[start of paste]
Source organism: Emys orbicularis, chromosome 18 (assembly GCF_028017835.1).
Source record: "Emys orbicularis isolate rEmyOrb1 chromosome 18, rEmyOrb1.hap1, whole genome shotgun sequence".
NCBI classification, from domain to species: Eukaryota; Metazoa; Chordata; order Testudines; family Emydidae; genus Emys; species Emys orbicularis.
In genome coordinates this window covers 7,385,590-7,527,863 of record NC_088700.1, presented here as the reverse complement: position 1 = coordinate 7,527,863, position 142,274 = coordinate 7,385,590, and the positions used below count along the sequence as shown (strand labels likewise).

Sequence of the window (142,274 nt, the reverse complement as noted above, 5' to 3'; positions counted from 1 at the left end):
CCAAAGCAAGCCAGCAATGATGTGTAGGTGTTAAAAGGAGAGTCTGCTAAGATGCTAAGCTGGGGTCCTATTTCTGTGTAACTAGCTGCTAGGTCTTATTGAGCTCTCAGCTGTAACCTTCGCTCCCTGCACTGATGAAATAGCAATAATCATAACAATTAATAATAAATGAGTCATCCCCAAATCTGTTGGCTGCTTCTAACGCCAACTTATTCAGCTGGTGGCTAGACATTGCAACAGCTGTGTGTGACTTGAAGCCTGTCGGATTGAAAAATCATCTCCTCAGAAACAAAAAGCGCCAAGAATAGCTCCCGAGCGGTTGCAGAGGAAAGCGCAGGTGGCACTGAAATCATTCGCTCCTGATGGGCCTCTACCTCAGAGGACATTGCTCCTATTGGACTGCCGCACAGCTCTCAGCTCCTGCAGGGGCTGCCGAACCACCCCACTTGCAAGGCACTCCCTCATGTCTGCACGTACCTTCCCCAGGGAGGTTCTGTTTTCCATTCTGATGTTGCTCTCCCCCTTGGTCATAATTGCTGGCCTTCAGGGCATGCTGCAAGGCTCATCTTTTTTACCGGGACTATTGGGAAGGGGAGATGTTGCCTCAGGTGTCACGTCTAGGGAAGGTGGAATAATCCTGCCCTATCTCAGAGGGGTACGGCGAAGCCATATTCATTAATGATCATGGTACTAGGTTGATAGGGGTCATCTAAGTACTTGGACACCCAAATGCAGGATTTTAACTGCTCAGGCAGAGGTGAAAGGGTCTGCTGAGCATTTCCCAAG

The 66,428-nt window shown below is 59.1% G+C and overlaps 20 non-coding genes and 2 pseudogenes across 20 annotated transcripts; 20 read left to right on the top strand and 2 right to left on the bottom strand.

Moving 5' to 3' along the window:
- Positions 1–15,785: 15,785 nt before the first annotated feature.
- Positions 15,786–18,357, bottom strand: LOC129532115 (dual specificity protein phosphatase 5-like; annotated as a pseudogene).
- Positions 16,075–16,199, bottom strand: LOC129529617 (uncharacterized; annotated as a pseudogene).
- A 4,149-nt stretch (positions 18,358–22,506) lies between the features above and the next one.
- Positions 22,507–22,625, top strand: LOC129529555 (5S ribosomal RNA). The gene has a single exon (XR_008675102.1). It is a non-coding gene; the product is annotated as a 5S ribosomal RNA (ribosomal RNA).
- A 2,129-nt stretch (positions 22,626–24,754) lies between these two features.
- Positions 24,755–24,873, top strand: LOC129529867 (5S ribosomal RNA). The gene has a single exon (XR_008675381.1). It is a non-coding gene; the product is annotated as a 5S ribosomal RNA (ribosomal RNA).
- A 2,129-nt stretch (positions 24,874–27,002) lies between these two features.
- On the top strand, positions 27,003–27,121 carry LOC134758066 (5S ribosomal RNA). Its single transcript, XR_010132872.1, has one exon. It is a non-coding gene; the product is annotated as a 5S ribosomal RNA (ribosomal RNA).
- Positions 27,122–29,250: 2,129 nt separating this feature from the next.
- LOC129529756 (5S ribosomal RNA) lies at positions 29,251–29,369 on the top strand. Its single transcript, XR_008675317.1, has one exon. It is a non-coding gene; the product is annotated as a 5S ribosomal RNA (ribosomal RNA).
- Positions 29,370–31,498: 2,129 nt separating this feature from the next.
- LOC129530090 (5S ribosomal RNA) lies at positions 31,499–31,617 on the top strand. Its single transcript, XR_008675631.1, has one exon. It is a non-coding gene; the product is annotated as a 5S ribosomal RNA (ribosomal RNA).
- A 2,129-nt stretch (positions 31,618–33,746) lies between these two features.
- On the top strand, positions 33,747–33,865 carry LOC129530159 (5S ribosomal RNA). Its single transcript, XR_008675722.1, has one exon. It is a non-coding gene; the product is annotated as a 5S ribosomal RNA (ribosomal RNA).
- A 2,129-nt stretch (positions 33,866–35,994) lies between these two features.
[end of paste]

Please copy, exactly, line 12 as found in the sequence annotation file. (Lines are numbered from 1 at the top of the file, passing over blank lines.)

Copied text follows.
- A 4,149-nt stretch (positions 18,358–22,506) lies between the features above and the next one.